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It can be challenging to recall a time when personal computers, such as desktop computers, laptops, and tablets, became such an integral part of daily life.
In truth, computers, as we know and utilize them today, are still quite young. Although the abacus, which dates back about 5000 years, was the first computer in operation, modern computers have had the biggest and most significant impact on society.
The first full-sized digital computer was built in 1944. The Mark was a five-ton computer that was only used for calculations. Despite its small size and limited capabilities, it was the first of many computers that would usher in subsequent generations.
With the advent of your time, the modern computer began to take shape. The sixteenth century saw the beginning of the computer's development. Numerous improvements were made to the original computer. It continued to advance in terms of speed, accuracy, size, and cost in order to push the design of the current-day computer.
This extensive time is frequently easily split into the following segments known as computer generations:
1. Computers of First Generation
In terms of appearance and performance, computers from the first generation are very different from those from today. Between 1940 and 1956, the first generation of computers, which had a very big size, existed. At that time, computers' internal mechanisms were simple.
The term "machine language" refers to the same basic programming language that was utilized with early computers.
2. Computers of the Second Generation
Computers' second generation, which spanned from 1956 to 1963, replaced vacuum tubes with transistors. They were able to produce less heat and utilize less electricity as a result.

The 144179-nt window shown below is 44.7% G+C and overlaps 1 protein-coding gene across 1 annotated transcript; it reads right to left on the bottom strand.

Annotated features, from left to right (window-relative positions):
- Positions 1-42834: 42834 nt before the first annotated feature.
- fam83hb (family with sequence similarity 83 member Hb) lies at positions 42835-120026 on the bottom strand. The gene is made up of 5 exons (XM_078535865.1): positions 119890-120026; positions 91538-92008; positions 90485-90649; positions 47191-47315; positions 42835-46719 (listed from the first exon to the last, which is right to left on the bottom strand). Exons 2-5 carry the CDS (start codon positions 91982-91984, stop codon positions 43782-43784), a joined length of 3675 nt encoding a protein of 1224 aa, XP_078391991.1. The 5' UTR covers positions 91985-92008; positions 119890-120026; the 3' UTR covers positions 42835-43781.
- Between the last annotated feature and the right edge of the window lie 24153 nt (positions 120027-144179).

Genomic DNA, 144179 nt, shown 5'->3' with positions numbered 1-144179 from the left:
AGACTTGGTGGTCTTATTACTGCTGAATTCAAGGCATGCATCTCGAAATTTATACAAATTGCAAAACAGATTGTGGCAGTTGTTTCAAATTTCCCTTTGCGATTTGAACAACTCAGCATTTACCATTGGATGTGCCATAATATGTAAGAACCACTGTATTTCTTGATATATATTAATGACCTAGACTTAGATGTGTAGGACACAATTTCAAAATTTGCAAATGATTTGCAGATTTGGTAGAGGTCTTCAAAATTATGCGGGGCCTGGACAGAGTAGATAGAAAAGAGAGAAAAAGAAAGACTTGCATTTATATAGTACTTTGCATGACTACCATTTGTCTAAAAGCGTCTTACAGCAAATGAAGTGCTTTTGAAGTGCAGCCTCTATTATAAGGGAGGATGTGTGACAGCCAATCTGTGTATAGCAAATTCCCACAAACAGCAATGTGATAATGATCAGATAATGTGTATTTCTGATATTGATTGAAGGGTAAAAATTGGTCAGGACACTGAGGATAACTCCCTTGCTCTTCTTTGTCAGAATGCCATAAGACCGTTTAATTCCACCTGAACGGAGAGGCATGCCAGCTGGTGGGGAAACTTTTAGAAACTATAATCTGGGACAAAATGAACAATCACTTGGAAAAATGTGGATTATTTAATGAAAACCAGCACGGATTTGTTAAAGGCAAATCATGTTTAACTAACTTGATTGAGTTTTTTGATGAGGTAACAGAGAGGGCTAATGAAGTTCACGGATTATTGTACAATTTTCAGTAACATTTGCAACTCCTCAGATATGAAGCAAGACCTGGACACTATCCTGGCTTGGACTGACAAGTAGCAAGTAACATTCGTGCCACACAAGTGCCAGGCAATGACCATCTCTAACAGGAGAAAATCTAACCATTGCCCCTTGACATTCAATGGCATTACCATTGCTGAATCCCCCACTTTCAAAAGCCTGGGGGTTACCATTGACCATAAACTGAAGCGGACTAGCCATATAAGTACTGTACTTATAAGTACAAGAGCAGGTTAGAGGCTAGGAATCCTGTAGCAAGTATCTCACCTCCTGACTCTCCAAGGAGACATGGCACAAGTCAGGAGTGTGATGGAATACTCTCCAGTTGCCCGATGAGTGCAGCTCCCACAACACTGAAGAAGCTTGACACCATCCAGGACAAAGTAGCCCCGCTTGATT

3. Computers of the Third Generation
Thanks to integrated circuits, computers' speed underwent a major change between 1964 and 1971.
4. Computers of Fourth Generation (1971-Present)
The first large-scale integration (LSI) circuits based on a single chip, known as microprocessors, were utilized in 1971.
Its ability to do all arithmetic, logic, and control functions on a single chip using a single microprocessor is its main advantage.
Computers that employed microchips were referred to as microcomputers.
This generation provided ever more compact PCs with increased storage. Because LSI circuits weren't sufficient, Very Large Scale Integrated (VLSI) circuits were introduced.
By combining all of the components of the computer, from the central processor unit and memory to the input/output controls, onto a single chip in 1971, the size of the machine was greatly decreased thanks to Intel.
Technologies like multiprocessing, multiprogramming, time-sharing, operating speed, and virtual memory helped it become a more recognizable and user-friendly computer.
The concept of personal computers and computer networks was created in the fourth generation.
5. Computers of the Fifth Generation
The fifth generation of computers can function thanks to AI. It makes it possible for machines to act just like people.
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